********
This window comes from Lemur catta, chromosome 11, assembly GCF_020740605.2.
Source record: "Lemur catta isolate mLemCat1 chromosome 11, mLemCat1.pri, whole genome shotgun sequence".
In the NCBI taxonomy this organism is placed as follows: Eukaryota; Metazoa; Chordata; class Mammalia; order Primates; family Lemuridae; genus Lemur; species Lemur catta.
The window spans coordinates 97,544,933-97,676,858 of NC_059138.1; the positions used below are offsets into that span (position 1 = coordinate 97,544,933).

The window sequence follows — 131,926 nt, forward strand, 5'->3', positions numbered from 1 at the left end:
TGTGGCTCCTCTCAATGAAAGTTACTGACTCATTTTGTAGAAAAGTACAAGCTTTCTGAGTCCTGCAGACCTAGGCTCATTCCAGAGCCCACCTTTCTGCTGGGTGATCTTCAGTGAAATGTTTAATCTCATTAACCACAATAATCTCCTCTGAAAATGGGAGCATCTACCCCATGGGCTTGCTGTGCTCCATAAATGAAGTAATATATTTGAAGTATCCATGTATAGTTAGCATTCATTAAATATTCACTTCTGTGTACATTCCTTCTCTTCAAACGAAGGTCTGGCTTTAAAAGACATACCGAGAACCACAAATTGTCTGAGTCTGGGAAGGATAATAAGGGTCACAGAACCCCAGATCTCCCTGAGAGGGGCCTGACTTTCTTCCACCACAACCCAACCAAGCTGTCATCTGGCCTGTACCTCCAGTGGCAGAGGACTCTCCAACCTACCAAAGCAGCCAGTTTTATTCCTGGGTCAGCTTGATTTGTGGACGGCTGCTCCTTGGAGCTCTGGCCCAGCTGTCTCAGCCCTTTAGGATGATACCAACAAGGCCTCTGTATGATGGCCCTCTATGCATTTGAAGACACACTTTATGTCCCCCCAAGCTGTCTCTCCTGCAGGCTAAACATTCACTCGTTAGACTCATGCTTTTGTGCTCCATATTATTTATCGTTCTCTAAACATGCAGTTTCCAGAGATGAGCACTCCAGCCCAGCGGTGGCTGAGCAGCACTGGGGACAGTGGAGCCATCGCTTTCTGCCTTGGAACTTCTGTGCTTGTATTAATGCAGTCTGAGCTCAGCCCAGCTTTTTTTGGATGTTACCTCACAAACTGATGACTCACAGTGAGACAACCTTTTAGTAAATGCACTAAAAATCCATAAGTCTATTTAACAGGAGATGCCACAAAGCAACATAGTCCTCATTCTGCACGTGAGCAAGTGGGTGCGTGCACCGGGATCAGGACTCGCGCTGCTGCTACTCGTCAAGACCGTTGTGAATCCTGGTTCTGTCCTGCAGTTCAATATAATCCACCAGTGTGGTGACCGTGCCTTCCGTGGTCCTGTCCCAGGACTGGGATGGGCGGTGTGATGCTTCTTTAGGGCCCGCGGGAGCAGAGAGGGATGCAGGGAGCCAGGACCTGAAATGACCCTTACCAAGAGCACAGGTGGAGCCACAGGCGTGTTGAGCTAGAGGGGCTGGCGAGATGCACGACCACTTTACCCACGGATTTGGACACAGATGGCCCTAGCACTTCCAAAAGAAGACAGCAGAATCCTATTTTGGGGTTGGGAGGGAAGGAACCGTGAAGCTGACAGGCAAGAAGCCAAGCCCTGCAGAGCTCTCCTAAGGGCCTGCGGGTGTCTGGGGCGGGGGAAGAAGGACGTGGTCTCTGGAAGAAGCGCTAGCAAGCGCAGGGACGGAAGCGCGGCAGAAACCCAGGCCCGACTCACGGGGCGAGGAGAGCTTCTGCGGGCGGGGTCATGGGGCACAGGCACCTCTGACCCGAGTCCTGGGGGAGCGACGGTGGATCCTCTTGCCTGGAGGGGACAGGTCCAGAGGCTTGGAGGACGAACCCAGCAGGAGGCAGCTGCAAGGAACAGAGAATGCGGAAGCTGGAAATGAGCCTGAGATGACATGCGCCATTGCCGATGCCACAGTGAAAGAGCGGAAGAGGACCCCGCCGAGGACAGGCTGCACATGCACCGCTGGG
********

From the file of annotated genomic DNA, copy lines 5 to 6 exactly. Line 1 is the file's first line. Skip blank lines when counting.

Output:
The window sequence follows — 131,926 nt, forward strand, 5'->3', positions numbered from 1 at the left end:
TGTGGCTCCTCTCAATGAAAGTTACTGACTCATTTTGTAGAAAAGTACAAGCTTTCTGAGTCCTGCAGACCTAGGCTCATTCCAGAGCCCACCTTTCTGCTGGGTGATCTTCAGTGAAATGTTTAATCTCATTAACCACAATAATCTCCTCTGAAAATGGGAGCATCTACCCCATGGGCTTGCTGTGCTCCATAAATGAAGTAATATATTTGAAGTATCCATGTATAGTTAGCATTCATTAAATATTCACTTCTGTGTACATTCCTTCTCTTCAAACGAAGGTCTGGCTTTAAAAGACATACCGAGAACCACAAATTGTCTGAGTCTGGGAAGGATAATAAGGGTCACAGAACCCCAGATCTCCCTGAGAGGGGCCTGACTTTCTTCCACCACAACCCAACCAAGCTGTCATCTGGCCTGTACCTCCAGTGGCAGAGGACTCTCCAACCTACCAAAGCAGCCAGTTTTATTCCTGGGTCAGCTTGATTTGTGGACGGCTGCTCCTTGGAGCTCTGGCCCAGCTGTCTCAGCCCTTTAGGATGATACCAACAAGGCCTCTGTATGATGGCCCTCTATGCATTTGAAGACACACTTTATGTCCCCCCAAGCTGTCTCTCCTGCAGGCTAAACATTCACTCGTTAGACTCATGCTTTTGTGCTCCATATTATTTATCGTTCTCTAAACATGCAGTTTCCAGAGATGAGCACTCCAGCCCAGCGGTGGCTGAGCAGCACTGGGGACAGTGGAGCCATCGCTTTCTGCCTTGGAACTTCTGTGCTTGTATTAATGCAGTCTGAGCTCAGCCCAGCTTTTTTTGGATGTTACCTCACAAACTGATGACTCACAGTGAGACAACCTTTTAGTAAATGCACTAAAAATCCATAAGTCTATTTAACAGGAGATGCCACAAAGCAACATAGTCCTCATTCTGCACGTGAGCAAGTGGGTGCGTGCACCGGGATCAGGACTCGCGCTGCTGCTACTCGTCAAGACCGTTGTGAATCCTGGTTCTGTCCTGCAGTTCAATATAATCCACCAGTGTGGTGACCGTGCCTTCCGTGGTCCTGTCCCAGGACTGGGATGGGCGGTGTGATGCTTCTTTAGGGCCCGCGGGAGCAGAGAGGGATGCAGGGAGCCAGGACCTGAAATGACCCTTACCAAGAGCACAGGTGGAGCCACAGGCGTGTTGAGCTAGAGGGGCTGGCGAGATGCACGACCACTTTACCCACGGATTTGGACACAGATGGCCCTAGCACTTCCAAAAGAAGACAGCAGAATCCTATTTTGGGGTTGGGAGGGAAGGAACCGTGAAGCTGACAGGCAAGAAGCCAAGCCCTGCAGAGCTCTCCTAAGGGCCTGCGGGTGTCTGGGGCGGGGGAAGAAGGACGTGGTCTCTGGAAGAAGCGCTAGCAAGCGCAGGGACGGAAGCGCGGCAGAAACCCAGGCCCGACTCACGGGGCGAGGAGAGCTTCTGCGGGCGGGGTCATGGGGCACAGGCACCTCTGACCCGAGTCCTGGGGGAGCGACGGTGGATCCTCTTGCCTGGAGGGGACAGGTCCAGAGGCTTGGAGGACGAACCCAGCAGGAGGCAGCTGCAAGGAACAGAGAATGCGGAAGCTGGAAATGAGCCTGAGATGACATGCGCCATTGCCGATGCCACAGTGAAAGAGCGGAAGAGGACCCCGCCGAGGACAGGCTGCACATGCACCGCTGGG